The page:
Beam Me Up: National Geographic’s Star Trek Adventure

National_Geographic_Star_Trek_The_Official_Guide_to_Our_Universe_The_True_Science_Behind_the_Starship_Voyages

When I was asked to be the “Trekkie research expert” on this beautiful book by Andrew Fazekas, I almost laughed. Not because it was all that funny – it was one of the more awesome job offers I’ve received – but because I had watched precisely one movie and two episodes, tops.  To say I felt out of my depth is being kind.

Luckily it wasn’t anything a weeks-long Star Trek marathon, the excellent-and-sometimes-frightening Star Trek wiki, and a lot of science research couldn’t fix. I wouldn’t say I became a Trekkie, but editing and researching parts of this book taught me a huge number of interesting things. First, that Spock is kind of sexy. Second, that space in kind of sexy. Third, that no one’s going to have the technology to beam me up anytime soon.

This book gives readers an in-depth glimpse at the night sky through the visionary lens of Star Trek. It’s equal parts astrological exploration, night sky field guide, and fun guide through the Star Trek universe’s facts and fictions. It’ll tell you what Star Trek technologies we’re close to mastering in real life. It’ll illustrate the space’s most fascinating phenomena through the eyes of both science and Captain Kirk. In short, it offers something really cool to both science geeks and Trekkie enthusiasts.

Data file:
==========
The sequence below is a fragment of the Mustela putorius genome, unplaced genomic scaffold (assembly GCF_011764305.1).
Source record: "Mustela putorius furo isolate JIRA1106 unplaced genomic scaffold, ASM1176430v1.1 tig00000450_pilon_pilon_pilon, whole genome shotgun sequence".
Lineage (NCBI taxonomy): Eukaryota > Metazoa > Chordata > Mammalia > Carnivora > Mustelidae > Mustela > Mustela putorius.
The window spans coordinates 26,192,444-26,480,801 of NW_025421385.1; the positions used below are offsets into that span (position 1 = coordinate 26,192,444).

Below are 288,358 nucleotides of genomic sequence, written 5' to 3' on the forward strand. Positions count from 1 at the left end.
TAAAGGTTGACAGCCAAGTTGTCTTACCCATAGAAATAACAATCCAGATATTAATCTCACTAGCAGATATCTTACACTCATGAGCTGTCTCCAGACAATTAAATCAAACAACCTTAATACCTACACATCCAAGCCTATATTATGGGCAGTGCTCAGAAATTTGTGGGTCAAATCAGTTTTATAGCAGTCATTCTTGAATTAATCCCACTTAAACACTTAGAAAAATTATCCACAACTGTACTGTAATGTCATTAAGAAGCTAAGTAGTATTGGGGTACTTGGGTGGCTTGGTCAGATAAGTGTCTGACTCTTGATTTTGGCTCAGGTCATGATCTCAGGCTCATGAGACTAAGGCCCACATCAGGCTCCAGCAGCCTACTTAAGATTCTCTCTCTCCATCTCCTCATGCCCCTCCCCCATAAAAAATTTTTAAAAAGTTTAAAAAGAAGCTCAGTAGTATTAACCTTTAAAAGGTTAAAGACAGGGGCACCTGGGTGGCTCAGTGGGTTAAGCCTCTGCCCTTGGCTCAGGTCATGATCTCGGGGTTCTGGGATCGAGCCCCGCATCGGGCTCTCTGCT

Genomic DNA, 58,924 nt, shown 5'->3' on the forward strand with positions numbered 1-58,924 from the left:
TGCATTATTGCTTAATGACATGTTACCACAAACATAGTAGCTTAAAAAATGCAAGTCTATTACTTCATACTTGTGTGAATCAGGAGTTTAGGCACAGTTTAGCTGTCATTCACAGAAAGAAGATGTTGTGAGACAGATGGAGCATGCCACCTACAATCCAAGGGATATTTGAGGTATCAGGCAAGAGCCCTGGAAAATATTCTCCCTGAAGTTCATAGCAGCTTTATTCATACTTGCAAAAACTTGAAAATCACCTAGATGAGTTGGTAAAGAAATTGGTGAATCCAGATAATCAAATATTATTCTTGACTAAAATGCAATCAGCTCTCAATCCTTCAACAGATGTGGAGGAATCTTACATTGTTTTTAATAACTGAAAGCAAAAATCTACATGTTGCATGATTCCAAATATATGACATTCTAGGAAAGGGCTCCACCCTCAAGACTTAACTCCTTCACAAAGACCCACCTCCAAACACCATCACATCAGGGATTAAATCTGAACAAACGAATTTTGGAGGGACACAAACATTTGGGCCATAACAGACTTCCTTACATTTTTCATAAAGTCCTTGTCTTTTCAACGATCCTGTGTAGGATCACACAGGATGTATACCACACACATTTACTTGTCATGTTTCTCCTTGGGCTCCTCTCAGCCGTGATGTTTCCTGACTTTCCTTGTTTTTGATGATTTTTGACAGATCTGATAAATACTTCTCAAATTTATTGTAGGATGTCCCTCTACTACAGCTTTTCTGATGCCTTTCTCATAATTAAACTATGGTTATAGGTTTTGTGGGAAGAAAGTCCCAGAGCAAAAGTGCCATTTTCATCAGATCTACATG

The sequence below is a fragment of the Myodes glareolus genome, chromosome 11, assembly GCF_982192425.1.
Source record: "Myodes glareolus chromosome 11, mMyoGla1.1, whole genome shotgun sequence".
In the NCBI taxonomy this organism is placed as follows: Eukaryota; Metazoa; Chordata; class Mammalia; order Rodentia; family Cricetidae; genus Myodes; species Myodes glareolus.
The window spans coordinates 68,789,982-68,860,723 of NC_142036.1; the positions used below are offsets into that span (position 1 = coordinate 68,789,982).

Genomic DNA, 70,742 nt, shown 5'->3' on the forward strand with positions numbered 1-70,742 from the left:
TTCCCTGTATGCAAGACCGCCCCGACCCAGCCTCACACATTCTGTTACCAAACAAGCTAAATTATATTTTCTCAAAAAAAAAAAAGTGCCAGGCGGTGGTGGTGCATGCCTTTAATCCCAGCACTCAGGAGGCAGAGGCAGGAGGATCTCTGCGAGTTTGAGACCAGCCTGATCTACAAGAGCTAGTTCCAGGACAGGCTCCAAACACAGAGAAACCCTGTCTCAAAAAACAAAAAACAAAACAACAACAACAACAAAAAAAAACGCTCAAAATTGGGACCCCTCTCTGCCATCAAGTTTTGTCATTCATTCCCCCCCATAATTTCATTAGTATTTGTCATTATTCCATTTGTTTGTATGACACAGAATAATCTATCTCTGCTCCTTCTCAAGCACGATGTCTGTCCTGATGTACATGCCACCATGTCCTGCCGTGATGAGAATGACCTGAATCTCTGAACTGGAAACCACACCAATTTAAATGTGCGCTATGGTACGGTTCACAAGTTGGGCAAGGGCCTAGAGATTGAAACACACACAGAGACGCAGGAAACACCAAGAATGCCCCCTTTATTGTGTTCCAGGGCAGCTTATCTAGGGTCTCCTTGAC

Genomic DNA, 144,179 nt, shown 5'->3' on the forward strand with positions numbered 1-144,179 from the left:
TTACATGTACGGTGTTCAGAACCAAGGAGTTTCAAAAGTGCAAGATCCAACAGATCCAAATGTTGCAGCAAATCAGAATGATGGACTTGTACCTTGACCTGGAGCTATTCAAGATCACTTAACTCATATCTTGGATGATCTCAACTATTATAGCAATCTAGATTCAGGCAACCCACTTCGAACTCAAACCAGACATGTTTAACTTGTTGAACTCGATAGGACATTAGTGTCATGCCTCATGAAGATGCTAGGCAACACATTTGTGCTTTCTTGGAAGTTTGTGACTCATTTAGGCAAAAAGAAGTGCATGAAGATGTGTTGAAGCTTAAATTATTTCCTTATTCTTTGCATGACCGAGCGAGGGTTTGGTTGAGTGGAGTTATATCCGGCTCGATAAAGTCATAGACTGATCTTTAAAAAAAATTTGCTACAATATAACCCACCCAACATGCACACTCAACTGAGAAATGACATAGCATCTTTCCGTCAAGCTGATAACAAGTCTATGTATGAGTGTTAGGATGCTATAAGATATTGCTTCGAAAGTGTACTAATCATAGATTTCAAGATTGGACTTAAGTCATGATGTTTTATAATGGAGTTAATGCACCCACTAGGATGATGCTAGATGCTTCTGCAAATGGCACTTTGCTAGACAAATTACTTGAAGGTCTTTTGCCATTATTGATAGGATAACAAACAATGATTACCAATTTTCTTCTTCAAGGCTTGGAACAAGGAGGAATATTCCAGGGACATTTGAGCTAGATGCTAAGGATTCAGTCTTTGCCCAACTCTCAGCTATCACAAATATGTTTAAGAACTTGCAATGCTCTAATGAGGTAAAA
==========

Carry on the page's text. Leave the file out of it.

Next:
I may not be a Trekkie, even now, but I’m incredibly grateful to have spent time in that world. And for the ability to hold an hour-long conversation with a Trekkie at a Halloween party and trick him into believing that I’m a \member of the club.

Enter the Beyond: Nat Geo’s Are We Alone?

2003972In the last six months, my editorial life has been dominated by the cosmos. I’ve explored images of theoretical white holes; contemplated the nature of time and whether we can travel through it; learned about volcanic moons and potential life on planets other than our own. Enter National Geographic’s Are We Alone? and Other Mysteries of Space. Managing this project was a lot of fun, and really pushed my knowledge of what we know–and how much we still don’t know–about our universe and beyond.